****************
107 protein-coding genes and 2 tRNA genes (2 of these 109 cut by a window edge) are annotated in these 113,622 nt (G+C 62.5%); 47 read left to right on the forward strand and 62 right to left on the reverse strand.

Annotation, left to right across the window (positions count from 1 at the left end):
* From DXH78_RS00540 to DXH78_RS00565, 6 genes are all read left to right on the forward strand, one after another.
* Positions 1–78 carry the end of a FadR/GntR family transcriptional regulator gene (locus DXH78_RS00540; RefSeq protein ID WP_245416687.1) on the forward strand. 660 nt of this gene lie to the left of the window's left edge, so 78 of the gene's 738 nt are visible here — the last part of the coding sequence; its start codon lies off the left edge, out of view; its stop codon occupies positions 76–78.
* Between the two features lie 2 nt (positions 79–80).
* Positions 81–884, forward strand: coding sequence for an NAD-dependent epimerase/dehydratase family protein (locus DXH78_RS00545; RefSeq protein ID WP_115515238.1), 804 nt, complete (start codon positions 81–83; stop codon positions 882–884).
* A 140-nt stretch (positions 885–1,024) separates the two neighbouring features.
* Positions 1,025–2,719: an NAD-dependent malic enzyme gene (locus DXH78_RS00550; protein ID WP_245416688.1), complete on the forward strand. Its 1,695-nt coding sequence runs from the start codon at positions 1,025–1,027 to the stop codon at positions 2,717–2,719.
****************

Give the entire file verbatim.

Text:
107 protein-coding genes and 2 tRNA genes (2 of these 109 cut by a window edge) are annotated in these 113,622 nt (G+C 62.5%); 47 read left to right on the forward strand and 62 right to left on the reverse strand.

Annotation, left to right across the window (positions count from 1 at the left end):
* From DXH78_RS00540 to DXH78_RS00565, 6 genes are all read left to right on the forward strand, one after another.
* Positions 1–78 carry the end of a FadR/GntR family transcriptional regulator gene (locus DXH78_RS00540; RefSeq protein ID WP_245416687.1) on the forward strand. 660 nt of this gene lie to the left of the window's left edge, so 78 of the gene's 738 nt are visible here — the last part of the coding sequence; its start codon lies off the left edge, out of view; its stop codon occupies positions 76–78.
* Between the two features lie 2 nt (positions 79–80).
* Positions 81–884, forward strand: coding sequence for an NAD-dependent epimerase/dehydratase family protein (locus DXH78_RS00545; RefSeq protein ID WP_115515238.1), 804 nt, complete (start codon positions 81–83; stop codon positions 882–884).
* A 140-nt stretch (positions 885–1,024) separates the two neighbouring features.
* Positions 1,025–2,719: an NAD-dependent malic enzyme gene (locus DXH78_RS00550; protein ID WP_245416688.1), complete on the forward strand. Its 1,695-nt coding sequence runs from the start codon at positions 1,025–1,027 to the stop codon at positions 2,717–2,719.